My Dad’s Silence
When dad died he’d hardly spoken
to mom for weeks. I heard
the muffled spatters of his need.
He’d start to touch her arm, grunt,
move off to arrange whatnots
on the metal shelf, like jigsaw pieces
of a life he could no longer fit together.
It had been his silence that had hooked her,
so like her father’s, though some mornings
she had trouble reading in this new version,
laid down her book & went to check
the macaroni, or stir the sauce.
Those final weeks she served him
dinner religiously at noon, ironed
even his underwear,
& when he tilted through the night,
her voice steadied him like a cane. Since he died
the bird feeder has sat empty.
She can’t bring herself to fill it
like he used to,
to let the birdsong he created back in.
In Don Winter’s new collection Even the Dead are Growing Old, we are treated to “hearing the landscape tell the story,” a landscape of rough times, fast food, strip bars, and El Caminos. It’s pretty only in the Walker Evans’ sense that “sometimes ruin adds beauty,” but it sings with a voice hauntingly real and compelling. Walt Whitman would be pleased, because throughout Even the Dead we “hear America singing” loud and clear.
Winter’s language matches his material. It’s hard and flat and unforgiving, yet rich and evocative. Through his voice we’re brought into a world where we listen as “conversations rattle/like so much loose change” and we catch a “ribbon glimpse of rivers.” We feel “the shape of the wind” and hear how a “V-8 squalls under the jumping hood.” We see West Virginia miners whose faces have become “dim candles,” and at the conclusion of the stark and gorgeous “Left Behind,” we have “two mares, head to head, / shadows against the rising moon.” Winter’s world is one that we easily recognize, but because, like all effective writers, he forces us to see it, hear it, and, perhaps most importantly, feel it, we come maybe even a little closer to understanding it.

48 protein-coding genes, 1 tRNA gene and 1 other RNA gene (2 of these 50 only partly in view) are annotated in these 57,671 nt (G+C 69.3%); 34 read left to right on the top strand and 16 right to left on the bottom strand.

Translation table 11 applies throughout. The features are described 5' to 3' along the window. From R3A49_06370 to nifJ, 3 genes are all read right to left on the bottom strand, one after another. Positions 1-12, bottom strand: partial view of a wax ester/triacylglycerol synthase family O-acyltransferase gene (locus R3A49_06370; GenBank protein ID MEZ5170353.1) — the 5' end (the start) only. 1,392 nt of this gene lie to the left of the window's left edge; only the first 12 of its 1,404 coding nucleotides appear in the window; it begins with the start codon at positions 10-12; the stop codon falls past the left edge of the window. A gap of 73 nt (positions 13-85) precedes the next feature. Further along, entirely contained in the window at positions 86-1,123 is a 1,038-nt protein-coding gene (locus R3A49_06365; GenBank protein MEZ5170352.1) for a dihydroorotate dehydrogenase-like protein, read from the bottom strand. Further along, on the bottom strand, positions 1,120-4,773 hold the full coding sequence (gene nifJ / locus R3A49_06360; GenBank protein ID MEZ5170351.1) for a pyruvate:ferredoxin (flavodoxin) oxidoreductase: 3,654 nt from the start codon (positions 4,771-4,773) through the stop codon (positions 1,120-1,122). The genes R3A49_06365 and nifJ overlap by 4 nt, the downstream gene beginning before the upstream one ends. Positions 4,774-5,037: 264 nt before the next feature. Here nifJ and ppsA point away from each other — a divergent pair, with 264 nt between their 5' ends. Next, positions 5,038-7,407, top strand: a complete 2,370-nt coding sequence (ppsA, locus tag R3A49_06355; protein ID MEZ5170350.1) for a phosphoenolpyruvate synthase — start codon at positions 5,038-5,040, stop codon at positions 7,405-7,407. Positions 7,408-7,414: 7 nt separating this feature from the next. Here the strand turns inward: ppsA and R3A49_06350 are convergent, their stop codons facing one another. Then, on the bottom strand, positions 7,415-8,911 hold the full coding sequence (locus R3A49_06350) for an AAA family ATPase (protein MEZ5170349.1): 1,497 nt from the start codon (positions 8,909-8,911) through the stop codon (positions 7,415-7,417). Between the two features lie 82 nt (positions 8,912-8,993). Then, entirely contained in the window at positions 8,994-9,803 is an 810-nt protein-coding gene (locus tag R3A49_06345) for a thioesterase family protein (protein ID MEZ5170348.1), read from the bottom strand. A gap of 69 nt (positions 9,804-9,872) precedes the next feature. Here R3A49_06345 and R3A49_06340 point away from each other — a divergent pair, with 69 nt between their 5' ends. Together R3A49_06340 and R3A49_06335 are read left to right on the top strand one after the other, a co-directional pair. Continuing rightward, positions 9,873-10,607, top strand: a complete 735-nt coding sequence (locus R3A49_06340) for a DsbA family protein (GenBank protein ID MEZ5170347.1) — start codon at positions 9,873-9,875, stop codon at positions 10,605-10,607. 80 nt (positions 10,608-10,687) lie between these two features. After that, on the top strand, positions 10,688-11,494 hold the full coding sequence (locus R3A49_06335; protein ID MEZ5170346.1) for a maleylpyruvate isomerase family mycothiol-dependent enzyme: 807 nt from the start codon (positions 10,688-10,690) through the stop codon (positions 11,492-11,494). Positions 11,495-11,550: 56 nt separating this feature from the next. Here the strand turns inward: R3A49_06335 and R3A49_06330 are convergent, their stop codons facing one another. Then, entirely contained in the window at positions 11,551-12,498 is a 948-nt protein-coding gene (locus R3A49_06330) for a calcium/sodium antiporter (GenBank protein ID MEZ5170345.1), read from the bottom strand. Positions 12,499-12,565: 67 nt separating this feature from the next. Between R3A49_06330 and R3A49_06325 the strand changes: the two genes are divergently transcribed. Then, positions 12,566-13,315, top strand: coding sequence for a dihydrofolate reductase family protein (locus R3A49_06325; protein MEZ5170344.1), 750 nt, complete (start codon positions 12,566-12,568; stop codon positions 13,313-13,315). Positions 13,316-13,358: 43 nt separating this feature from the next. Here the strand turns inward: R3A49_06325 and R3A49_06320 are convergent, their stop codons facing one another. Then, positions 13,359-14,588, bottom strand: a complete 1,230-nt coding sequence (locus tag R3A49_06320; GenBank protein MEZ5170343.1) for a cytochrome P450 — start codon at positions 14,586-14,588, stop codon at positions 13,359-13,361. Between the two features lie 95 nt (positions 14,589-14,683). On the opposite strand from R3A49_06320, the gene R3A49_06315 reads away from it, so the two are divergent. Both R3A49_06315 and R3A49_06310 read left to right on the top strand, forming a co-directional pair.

It’s not all bleakness here, though. “My Uncle Had Two Sayings” is a very funny poem about that certain kind of off-beat uncle we all remember with a smile and a roll of our eyes. “My Aunt Bids The World Adieu” will remind you of Richard Brautigan at his best, laugh out loud funny in a handful of perfectly chosen words.
My two favorites here are “My Dad’s Silence” and “Breaking Down.” The former brings home the heartbreak, the frustration, and the quiet nobility necessary for dealing with aging parents, an emotionally draining experience most of us eventually must endure. The latter echoes Raymond Carver with characters as battered as the cheap cars they drive, but, somehow, held together by who know what, they seem to keep going.
Singer/songwriter John Prine said he “wanted to write something so sad it was pretty.” That’s what Don Winter has accomplished here. His accomplished poetic voice in Even The Dead Are Growing Old is one, especially in these times, we need to hear and cherish. — Review by David Thompson
If you are interested in having a copy of this book please contact Dan Sheridan under dansheridanwspATyahoo.com or write to Working Stiff Press, Attention: Dan Sheridan, 741 Broadway St #1265, Niles, Michigan 49120